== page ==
On today’s show we are reviewing “Yes to Life, in spite of everything “ by Viktor Frankl. Viktor Frankl is best known for hist book “man’s search for meaning “ which chronicles his discovery of the meaning of life during his 3 years in 5 different concentration camps during WW2. During that time he saw his parents killed and his pregnant wife. Somehow he managed to survive.
The book Yes to Life was curated by Daniel Goleman who assembled a series of lectures given by Viktor Frankl in 1946, only a year after the end of the war, and before the publication of Frankl’s groundbreaking book. Daniel Goleman is a best selling author known for his own body of work including the books “Emotional Intelligence “, “Primal Leadership “ , “Focus”, and “Altered Traits” to name just a few.
After the War, most people who survived the atrocities emigrated to start a new life rather than reintegrate in the community that allowed such horror to take place. Frankl on the other hand returned to his native Vienna where he became professor neurology and psychiatry at the University of Vienna. He would look into the eyes of colleagues who claimed ignorance of the Nazi machine, even when they were part of it.
He developed a new body of work in understanding psychotherapy called logo therapy. He held visiting professorships at Harvard, Stanford, Southern Methodist and Duquesne universities.
For four decades he made countless lecture tours all over the world. He received in total 29 honorary doctorates. He authored thirty-nine books which have been translated into 50 languages to date.
The book “Yes to Life” brings forward some of Frankl’s clearest thinking in the immediate aftermath of the holocaust.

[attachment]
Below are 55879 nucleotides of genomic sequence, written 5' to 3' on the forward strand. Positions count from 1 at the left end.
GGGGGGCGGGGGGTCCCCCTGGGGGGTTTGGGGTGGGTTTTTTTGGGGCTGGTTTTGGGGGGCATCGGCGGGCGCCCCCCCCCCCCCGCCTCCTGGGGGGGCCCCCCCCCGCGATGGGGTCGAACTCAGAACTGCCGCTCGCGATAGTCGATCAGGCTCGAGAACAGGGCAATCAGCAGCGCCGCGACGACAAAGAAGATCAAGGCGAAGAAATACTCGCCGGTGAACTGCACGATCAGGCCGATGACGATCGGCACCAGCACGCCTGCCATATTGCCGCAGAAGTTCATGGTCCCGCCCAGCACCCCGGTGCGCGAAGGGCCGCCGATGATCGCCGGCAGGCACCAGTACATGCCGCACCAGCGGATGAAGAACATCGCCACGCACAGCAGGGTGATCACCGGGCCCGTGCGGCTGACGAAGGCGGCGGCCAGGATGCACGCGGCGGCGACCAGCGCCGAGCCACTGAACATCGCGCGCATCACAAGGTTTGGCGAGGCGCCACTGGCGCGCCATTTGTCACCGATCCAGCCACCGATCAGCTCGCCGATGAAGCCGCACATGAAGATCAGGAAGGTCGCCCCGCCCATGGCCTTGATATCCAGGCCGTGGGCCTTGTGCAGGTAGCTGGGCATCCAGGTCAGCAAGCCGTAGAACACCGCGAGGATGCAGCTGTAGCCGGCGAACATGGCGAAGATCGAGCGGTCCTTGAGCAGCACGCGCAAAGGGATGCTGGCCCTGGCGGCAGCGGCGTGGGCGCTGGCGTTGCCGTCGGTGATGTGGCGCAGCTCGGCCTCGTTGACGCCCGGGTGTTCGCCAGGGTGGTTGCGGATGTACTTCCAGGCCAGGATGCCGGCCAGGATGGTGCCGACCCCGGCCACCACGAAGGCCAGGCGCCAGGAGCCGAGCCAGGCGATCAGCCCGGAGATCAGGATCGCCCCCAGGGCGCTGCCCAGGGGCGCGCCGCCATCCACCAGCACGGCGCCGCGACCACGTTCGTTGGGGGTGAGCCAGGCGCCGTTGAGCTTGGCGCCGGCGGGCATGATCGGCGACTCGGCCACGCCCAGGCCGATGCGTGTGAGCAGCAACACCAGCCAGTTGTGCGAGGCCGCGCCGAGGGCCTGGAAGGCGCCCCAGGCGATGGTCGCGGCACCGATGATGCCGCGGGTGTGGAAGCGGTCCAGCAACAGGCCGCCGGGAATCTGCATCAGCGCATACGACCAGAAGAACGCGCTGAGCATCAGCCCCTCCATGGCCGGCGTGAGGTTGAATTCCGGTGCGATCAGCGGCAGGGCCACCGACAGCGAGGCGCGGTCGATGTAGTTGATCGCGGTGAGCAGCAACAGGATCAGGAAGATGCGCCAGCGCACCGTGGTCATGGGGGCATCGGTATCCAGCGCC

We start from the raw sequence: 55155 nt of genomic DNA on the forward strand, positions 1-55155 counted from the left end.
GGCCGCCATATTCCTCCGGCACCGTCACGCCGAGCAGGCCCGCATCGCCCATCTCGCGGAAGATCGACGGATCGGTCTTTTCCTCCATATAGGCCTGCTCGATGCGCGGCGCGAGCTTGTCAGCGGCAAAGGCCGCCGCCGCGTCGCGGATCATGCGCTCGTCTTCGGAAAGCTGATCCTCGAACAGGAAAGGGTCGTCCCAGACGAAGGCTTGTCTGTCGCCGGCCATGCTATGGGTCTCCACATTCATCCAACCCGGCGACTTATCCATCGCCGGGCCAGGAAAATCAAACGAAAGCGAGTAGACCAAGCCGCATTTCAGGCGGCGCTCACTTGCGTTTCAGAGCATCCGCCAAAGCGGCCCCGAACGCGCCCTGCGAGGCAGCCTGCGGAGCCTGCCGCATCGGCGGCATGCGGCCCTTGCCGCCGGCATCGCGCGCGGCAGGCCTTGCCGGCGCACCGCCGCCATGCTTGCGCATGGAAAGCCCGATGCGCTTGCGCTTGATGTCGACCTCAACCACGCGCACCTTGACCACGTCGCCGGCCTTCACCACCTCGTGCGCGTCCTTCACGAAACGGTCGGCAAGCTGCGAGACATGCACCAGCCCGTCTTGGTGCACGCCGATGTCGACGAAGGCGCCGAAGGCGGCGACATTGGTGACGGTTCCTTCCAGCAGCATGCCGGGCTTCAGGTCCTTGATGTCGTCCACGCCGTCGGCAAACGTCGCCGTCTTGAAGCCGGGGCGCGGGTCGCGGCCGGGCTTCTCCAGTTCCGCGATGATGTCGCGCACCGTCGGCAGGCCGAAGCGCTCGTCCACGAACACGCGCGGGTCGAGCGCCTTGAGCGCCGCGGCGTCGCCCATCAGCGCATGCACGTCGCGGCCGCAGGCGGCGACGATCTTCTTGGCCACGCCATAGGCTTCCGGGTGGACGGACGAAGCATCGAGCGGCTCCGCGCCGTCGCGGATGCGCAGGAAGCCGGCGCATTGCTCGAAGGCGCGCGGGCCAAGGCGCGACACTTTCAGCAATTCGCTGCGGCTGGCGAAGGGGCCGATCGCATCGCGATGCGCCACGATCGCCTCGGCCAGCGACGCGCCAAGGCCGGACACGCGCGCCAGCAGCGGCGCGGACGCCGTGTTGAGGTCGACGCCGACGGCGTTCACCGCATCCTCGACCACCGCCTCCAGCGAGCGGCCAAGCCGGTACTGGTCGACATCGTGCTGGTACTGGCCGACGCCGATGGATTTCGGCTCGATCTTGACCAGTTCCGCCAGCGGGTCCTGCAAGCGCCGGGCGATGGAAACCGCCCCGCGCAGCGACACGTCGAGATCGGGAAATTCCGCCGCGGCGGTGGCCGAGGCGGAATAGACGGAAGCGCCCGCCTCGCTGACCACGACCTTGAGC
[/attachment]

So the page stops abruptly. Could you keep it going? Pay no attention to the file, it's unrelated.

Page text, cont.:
In our social media infused, consumption driven, Netflix intoxicated world, we rarely slow down enough to ask existential questions.
Frankl is clearly focused on answering the very fundamental question about the meaning of life. Since death is certain, does not life itself become meaningless? Does death not make all our beginnings seem pointless from the start, since nothing endures?
Let’s ask the question the other way around. What if we were immortal? But if we were immortal we could postpone everything. It would never truly matter whether we did a particular thing right now or the next day or the day after or in a decade. There would be no reason to do something right now or experience something right now. There would be an infinite amount of time.
The fact that we are mortal and our time is restricted and our possibilities are limited is what makes it meaningful to do something. Therefore our mortality form the background against which our act of being becomes a responsibility.
We do not judge the life history of a particular by the number of pages in their life story, but by the richness of the content it contains.
Every hour, every minute loads our existence with the weight of a terrible and yet beautiful responsibility. Any hour whose demands we do not fulfill, or fulfill halfheartedly, this hour is forfeited ,for all eternity.
Life can only become more meaningful the more difficult it becomes. The athlete, the mountain climber who actively seeks more difficult tasks, creates difficulties for themselves.
If life has meaning, then suffering must also have meaning. Our modern culture seems obsessed with having a happy life, a life free from stress with all the creature comforts. Compared with our great grandparents, most of us live like royalty, and yet how many are happy?
Frankl makes the case with example after example that people created their own sense of meaning from within. They didn’t rely upon external circumstances to establish that sense of meaning. Their own agency created the meaning even under the most adverse conditions.
Though written in 1946, these lectures stand as a timeless piece of work.